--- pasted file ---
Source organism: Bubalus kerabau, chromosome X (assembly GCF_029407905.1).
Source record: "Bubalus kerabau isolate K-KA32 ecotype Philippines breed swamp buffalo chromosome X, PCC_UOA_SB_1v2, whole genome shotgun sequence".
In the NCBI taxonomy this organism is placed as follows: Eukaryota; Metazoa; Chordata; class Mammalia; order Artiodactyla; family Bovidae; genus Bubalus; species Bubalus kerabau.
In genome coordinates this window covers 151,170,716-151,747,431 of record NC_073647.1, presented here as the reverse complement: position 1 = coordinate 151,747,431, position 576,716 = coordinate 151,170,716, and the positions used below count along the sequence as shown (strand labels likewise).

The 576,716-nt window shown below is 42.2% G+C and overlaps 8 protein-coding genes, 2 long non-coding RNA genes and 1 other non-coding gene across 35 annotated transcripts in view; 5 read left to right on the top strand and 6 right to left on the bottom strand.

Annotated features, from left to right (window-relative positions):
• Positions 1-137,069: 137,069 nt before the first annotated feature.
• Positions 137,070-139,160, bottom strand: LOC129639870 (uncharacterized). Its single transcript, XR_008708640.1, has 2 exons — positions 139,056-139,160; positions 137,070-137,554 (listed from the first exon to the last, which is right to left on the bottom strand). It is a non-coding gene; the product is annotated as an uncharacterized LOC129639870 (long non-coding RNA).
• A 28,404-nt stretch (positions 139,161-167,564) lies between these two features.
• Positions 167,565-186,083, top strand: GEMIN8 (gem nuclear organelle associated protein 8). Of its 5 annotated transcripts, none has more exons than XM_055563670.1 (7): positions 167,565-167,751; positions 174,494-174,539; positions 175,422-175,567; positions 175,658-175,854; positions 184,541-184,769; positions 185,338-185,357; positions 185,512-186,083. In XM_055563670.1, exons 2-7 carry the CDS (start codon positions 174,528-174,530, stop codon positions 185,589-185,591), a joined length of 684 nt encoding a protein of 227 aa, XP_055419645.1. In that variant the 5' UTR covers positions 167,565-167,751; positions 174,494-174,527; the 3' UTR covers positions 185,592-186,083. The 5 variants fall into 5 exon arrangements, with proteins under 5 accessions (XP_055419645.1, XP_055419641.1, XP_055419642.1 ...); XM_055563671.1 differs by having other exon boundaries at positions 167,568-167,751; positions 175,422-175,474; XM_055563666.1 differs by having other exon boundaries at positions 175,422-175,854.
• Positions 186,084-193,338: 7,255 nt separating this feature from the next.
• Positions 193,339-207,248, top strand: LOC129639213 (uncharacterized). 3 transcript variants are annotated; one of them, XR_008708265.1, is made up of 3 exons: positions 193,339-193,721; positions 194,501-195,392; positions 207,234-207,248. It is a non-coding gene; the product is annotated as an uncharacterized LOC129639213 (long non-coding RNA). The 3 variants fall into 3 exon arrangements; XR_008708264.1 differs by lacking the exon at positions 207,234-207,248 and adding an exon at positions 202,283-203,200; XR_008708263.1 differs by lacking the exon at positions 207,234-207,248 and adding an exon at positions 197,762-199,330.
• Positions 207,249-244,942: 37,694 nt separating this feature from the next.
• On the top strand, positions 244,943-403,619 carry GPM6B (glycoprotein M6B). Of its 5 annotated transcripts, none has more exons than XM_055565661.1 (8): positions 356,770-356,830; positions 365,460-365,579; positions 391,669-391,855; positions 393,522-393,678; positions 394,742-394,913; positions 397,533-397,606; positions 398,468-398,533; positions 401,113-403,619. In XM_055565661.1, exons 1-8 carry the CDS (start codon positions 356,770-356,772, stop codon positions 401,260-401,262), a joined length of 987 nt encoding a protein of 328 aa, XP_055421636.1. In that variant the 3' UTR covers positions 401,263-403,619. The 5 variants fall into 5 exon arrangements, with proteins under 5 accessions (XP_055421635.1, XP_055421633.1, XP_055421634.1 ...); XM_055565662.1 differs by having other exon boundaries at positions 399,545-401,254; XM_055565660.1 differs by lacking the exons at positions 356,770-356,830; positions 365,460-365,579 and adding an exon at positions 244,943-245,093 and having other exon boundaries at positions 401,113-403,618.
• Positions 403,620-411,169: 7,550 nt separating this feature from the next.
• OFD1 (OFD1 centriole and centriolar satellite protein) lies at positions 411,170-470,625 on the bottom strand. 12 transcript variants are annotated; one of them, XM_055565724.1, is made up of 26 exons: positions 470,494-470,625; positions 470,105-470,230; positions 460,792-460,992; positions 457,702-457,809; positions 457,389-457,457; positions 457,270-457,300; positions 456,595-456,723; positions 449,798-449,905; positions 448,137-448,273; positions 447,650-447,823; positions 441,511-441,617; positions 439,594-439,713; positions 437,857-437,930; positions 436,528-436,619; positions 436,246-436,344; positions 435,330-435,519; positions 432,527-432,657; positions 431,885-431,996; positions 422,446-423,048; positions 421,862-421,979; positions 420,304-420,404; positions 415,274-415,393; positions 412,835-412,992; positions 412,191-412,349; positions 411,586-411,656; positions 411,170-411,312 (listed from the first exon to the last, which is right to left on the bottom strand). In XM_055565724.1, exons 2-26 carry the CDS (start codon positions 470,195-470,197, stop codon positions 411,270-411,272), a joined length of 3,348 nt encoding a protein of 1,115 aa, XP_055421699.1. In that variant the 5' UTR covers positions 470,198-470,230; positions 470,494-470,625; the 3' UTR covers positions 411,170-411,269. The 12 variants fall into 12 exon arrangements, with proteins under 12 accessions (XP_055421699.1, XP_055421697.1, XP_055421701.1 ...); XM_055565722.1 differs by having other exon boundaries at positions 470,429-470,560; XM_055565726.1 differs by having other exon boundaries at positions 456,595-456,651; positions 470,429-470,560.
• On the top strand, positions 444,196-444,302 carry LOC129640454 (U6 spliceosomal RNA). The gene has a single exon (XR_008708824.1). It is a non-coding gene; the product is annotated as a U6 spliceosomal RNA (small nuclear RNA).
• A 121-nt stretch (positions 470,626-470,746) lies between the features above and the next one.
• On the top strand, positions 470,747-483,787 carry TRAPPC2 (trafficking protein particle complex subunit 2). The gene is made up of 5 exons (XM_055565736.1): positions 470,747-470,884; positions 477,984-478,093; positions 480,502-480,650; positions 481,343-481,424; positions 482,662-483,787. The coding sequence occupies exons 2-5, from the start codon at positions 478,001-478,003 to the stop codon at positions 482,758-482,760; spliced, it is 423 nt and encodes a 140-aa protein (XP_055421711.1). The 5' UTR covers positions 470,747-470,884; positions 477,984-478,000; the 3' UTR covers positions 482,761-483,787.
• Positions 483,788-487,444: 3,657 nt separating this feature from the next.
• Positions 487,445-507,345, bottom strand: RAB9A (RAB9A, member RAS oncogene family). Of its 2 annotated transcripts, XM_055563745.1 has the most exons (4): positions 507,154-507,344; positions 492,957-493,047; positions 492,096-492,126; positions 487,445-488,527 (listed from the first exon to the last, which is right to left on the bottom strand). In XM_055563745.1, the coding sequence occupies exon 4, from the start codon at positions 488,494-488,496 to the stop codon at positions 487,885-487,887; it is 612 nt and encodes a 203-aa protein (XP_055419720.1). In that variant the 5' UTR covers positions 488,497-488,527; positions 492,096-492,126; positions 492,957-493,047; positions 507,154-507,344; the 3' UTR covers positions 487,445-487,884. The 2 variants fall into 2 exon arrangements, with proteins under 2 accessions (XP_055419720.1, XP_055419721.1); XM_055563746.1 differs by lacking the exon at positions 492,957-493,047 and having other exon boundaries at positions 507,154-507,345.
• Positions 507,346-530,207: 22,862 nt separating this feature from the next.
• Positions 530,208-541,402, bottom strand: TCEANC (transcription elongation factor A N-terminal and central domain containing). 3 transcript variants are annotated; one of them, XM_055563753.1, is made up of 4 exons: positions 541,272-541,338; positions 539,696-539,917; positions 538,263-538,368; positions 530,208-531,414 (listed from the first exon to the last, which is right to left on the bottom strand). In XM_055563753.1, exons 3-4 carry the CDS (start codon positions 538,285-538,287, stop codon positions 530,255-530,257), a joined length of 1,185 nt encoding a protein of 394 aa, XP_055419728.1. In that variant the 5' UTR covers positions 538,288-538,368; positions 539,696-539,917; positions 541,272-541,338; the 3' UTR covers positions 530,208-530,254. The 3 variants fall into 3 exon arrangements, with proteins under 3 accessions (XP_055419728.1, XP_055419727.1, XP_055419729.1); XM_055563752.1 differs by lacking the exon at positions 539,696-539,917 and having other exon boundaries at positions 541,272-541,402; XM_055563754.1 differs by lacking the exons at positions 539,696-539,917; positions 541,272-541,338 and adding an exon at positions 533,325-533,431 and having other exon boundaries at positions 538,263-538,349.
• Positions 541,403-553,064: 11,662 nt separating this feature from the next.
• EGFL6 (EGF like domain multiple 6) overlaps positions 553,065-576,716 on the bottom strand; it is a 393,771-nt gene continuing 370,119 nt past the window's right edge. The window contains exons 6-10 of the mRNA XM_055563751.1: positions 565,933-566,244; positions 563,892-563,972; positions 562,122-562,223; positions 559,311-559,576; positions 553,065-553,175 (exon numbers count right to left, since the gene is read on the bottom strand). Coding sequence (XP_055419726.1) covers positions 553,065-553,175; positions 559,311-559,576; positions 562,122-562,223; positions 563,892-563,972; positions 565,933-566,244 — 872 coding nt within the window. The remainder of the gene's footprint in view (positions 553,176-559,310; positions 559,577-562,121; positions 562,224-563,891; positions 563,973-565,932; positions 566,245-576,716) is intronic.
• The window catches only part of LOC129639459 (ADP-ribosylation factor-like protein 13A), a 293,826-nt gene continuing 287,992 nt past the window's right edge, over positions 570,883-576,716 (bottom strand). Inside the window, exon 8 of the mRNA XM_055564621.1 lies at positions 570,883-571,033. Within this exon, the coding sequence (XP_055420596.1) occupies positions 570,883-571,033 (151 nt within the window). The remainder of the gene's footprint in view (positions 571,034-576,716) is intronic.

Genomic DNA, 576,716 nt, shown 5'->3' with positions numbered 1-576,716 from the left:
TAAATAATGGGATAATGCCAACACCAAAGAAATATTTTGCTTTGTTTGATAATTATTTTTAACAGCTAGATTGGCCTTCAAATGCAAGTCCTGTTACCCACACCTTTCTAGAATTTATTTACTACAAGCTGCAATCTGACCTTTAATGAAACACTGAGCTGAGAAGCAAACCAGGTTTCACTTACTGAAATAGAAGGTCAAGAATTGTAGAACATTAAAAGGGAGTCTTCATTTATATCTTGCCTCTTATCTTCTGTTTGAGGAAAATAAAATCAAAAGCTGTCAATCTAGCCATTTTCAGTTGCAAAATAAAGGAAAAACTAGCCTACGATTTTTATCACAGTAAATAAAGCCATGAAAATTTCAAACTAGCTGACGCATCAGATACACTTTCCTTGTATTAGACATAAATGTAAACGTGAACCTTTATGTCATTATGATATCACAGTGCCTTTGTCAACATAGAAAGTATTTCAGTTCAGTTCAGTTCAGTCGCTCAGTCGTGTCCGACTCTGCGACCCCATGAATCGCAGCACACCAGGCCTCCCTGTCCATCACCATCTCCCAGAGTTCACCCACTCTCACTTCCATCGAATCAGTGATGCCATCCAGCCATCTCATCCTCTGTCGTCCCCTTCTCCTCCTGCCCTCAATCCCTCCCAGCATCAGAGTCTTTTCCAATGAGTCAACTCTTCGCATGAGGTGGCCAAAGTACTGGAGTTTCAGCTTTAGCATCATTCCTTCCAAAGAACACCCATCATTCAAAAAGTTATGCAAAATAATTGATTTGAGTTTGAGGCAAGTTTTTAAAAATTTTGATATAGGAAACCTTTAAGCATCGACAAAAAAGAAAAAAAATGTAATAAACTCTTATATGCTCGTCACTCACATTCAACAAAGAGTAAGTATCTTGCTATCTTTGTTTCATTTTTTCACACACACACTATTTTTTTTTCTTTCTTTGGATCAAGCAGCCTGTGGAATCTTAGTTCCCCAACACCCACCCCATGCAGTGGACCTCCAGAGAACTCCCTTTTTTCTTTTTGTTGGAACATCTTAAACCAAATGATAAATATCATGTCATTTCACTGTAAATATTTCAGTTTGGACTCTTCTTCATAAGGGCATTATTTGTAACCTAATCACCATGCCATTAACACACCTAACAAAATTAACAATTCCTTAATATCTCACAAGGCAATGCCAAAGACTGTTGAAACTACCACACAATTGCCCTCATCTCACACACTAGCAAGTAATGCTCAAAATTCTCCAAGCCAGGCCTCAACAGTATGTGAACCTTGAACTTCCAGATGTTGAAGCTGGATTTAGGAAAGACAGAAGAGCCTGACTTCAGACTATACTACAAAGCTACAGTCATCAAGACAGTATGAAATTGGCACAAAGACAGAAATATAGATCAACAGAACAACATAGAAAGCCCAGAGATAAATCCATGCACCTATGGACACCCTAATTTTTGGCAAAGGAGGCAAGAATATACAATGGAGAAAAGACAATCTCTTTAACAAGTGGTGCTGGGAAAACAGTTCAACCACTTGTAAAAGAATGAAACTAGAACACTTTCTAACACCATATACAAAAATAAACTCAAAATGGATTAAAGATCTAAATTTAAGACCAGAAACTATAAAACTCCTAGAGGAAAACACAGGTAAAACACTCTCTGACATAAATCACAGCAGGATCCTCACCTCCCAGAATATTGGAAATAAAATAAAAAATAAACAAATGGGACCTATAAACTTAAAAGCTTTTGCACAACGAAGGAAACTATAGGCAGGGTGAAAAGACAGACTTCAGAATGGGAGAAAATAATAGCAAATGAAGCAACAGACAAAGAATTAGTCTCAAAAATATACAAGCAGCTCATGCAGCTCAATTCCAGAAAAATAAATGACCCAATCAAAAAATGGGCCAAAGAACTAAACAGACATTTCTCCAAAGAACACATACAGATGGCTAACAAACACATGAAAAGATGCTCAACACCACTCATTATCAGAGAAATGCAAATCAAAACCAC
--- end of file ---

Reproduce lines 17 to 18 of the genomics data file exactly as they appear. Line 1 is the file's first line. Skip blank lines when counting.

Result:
• On the top strand, positions 444,196-444,302 carry LOC129640454 (U6 spliceosomal RNA). The gene has a single exon (XR_008708824.1). It is a non-coding gene; the product is annotated as a U6 spliceosomal RNA (small nuclear RNA).
• A 121-nt stretch (positions 470,626-470,746) lies between the features above and the next one.